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Caregivers Can Do TOO Much

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When my wife was diagnosed with breast cancer, as her caregiver I wanted to do everything I could to make her journey as comfortable and stress-free as possible. Everything.

In our situation that translated to, among other things, handling all of the details concerning her appointments schedule and doing all of the driving to and from various medical activities. I am not a control freak; I honestly wanted to help as much as possible and she and I agreed doing these things would be a great help and comfort to her.

As it turned out, the driving was no minor chore as we chose to have the majority of her treatment over 100 miles from home. By going with her to all of her appointments and doing all of the driving, she was able to sleep in the car during the 2-hours-plus journey (in each direction), sleep that she definitely needed. It worked well for me too, in that the driving gave me a much needed break in the tremendous stress I was under; I didn’t listen to the news or music, I just drove along in peaceful solitude.

One day we were getting ready to leave and Chris said, “You know, it’s really bugging me that you’re doing all of the driving.”

WHAT? I thought I was being helpful! “Why??” I asked incredulously.

“Because I don’t feel like I have any control over anything in my life right now.”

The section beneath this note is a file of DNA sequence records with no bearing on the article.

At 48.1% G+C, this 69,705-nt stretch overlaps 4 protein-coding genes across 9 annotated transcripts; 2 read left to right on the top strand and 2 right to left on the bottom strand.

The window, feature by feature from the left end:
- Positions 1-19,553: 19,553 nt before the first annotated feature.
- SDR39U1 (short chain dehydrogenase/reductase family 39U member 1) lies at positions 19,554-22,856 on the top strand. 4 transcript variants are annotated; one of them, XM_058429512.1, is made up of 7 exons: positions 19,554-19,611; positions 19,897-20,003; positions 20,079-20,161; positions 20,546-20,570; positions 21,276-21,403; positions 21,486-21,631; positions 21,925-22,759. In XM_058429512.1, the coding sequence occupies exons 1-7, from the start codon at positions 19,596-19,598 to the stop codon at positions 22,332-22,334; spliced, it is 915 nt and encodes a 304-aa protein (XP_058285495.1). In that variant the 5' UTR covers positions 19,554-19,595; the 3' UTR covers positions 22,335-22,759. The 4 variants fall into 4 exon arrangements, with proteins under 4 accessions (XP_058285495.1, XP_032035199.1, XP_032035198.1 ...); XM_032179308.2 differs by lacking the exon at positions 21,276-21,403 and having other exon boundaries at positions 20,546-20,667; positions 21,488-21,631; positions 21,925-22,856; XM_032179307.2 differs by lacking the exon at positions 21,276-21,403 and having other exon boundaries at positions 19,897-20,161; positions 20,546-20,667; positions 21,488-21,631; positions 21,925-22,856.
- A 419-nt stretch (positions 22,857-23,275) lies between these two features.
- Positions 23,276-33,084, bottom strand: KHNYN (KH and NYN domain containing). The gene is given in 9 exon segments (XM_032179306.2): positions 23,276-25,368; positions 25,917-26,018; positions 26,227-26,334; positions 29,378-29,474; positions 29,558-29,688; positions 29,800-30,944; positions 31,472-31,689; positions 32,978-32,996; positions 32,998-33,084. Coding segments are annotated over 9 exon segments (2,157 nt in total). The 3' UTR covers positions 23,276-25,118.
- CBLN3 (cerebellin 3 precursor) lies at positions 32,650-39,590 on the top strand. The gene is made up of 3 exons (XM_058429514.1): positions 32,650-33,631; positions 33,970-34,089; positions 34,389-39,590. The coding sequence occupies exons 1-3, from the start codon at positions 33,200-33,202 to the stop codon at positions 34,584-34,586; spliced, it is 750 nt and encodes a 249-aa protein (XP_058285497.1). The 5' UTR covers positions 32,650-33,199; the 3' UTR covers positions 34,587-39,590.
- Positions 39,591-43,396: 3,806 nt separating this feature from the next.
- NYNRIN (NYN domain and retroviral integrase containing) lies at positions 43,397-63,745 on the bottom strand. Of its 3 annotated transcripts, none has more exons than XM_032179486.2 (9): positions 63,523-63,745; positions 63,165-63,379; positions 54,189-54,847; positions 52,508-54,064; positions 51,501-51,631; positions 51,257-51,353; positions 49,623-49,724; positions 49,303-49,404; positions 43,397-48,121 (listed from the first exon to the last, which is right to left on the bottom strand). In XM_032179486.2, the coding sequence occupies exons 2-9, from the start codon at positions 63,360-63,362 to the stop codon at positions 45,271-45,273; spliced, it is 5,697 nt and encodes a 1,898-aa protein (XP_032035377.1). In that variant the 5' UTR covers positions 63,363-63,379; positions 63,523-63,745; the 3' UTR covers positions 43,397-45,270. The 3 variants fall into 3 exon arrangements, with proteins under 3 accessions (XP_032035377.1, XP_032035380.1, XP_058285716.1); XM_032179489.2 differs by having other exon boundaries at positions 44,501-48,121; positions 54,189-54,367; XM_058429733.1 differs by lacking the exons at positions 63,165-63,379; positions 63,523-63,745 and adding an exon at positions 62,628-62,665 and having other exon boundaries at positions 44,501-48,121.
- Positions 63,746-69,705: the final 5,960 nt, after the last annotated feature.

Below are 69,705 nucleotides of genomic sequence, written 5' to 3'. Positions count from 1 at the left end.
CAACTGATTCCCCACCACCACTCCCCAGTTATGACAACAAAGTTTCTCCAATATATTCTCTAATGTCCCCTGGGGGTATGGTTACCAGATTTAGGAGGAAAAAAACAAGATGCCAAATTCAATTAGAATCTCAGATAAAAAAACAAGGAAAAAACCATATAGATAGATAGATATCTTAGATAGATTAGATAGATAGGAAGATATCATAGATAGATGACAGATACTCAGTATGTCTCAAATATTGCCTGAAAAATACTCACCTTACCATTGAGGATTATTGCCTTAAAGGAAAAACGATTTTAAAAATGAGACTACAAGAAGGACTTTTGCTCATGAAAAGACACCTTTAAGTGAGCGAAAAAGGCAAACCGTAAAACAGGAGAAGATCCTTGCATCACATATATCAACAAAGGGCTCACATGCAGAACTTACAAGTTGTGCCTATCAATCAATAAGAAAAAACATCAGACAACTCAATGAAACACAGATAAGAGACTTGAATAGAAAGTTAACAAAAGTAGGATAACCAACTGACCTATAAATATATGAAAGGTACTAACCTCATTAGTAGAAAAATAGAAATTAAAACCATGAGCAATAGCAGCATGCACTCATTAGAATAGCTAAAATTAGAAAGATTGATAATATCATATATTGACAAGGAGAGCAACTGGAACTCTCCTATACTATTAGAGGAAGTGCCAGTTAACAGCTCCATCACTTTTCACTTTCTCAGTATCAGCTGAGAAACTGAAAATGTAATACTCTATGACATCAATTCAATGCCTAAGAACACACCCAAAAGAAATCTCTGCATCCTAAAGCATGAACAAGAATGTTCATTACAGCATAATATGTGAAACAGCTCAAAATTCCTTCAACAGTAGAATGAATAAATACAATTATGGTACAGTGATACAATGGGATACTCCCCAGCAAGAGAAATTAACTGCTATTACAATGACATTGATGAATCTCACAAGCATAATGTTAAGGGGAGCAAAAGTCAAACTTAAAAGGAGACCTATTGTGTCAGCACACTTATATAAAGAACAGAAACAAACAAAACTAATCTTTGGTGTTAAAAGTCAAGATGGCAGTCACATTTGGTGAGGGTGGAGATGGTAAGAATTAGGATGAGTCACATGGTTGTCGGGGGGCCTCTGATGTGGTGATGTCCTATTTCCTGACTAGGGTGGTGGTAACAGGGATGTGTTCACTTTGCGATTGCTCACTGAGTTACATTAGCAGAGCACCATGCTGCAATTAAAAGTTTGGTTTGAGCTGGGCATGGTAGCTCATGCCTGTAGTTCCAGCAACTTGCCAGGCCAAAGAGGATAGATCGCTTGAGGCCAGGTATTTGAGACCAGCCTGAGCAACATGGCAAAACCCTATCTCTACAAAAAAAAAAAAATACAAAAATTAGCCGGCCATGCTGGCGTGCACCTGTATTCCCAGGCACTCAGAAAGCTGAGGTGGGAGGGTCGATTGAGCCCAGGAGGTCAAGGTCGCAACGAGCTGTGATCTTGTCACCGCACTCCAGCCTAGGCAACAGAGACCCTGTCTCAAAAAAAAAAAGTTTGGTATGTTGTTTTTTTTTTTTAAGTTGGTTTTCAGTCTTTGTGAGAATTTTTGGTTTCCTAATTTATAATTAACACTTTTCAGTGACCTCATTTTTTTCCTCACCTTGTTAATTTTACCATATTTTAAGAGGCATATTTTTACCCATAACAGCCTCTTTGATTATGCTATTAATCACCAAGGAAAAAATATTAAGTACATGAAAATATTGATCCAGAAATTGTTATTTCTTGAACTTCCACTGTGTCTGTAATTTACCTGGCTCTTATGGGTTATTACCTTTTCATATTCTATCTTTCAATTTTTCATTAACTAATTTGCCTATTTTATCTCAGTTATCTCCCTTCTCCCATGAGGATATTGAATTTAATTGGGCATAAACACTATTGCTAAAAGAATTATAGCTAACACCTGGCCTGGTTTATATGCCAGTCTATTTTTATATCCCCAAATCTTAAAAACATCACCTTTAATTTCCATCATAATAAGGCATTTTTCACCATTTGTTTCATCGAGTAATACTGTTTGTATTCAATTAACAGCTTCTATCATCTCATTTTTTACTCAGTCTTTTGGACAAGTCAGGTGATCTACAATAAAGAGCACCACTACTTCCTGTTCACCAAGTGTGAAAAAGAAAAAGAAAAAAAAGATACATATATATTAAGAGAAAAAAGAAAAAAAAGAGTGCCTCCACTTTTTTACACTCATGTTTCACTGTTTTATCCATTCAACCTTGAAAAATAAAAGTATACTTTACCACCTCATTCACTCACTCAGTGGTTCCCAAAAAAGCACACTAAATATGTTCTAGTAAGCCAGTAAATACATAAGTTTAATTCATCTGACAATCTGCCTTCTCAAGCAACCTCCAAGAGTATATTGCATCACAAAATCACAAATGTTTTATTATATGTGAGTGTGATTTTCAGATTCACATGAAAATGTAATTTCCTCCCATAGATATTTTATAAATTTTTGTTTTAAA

The lesson here: it is possible to do TOO MUCH as caregiver. We all want to do whatever we can to help our patients, but there is a fine line between what is just enough and what is too much. If you cross that line you run the risk of raising stress levels rather than reducing them.

The solution to this potential problem is to have an open line of communication with your patient. They have to feel comfortable telling you such things and it is up to you to make sure they feel that way.

In our situation, we decided she would drive the fist 20 miles or so, and then I would take over. It solved the problem.

This article is one in a series on coping strategies for patients and caregivers alike. For more thoughts on caregiving, coping strategies, reducing stress, and just plain fun subscribe to my free monthly newsletter at www.CaringAndCoping.com

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We value and respect our HERWriters' experiences, but everyone is different. Many of our writers are speaking from personal experience, and what's worked for them may not work for you. Their articles are not a substitute for medical advice, although we hope you can gain knowledge from their insight.

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